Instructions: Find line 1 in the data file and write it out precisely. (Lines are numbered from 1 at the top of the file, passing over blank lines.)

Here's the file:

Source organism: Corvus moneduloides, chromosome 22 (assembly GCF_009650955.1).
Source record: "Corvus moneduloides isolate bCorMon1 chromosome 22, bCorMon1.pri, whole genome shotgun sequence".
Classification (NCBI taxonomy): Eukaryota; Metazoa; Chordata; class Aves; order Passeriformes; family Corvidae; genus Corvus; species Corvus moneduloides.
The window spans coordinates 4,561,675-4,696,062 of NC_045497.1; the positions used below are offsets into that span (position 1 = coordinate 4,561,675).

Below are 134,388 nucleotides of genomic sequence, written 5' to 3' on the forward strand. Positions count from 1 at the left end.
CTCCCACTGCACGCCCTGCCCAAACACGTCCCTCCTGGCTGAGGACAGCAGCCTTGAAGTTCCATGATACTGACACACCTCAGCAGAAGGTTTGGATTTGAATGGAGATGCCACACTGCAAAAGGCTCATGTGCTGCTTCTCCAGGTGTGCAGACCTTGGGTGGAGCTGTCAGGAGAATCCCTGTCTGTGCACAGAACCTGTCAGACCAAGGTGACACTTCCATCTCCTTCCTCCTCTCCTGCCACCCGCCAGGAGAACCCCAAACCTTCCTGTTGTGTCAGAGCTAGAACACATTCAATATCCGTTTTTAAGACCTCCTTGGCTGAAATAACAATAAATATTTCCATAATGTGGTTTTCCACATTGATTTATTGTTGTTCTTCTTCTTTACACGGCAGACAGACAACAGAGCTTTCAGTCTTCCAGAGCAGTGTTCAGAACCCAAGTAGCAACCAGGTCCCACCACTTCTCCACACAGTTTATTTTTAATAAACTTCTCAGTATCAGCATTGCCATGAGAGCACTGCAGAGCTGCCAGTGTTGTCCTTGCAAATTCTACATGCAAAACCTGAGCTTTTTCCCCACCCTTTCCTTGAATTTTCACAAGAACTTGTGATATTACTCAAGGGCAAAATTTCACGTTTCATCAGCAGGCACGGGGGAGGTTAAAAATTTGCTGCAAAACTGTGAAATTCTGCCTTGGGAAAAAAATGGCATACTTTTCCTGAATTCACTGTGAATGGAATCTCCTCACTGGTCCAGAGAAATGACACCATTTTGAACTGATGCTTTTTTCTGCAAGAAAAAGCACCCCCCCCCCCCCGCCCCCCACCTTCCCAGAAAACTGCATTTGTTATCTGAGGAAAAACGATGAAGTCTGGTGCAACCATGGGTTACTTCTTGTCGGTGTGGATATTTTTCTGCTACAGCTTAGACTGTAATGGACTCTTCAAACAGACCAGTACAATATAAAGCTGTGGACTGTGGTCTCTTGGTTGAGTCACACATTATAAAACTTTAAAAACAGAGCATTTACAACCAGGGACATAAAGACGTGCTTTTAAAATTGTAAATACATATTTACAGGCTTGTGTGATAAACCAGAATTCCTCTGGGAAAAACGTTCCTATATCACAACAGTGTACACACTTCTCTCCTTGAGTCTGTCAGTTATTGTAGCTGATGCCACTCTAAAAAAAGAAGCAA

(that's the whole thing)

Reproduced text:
Source organism: Corvus moneduloides, chromosome 22 (assembly GCF_009650955.1).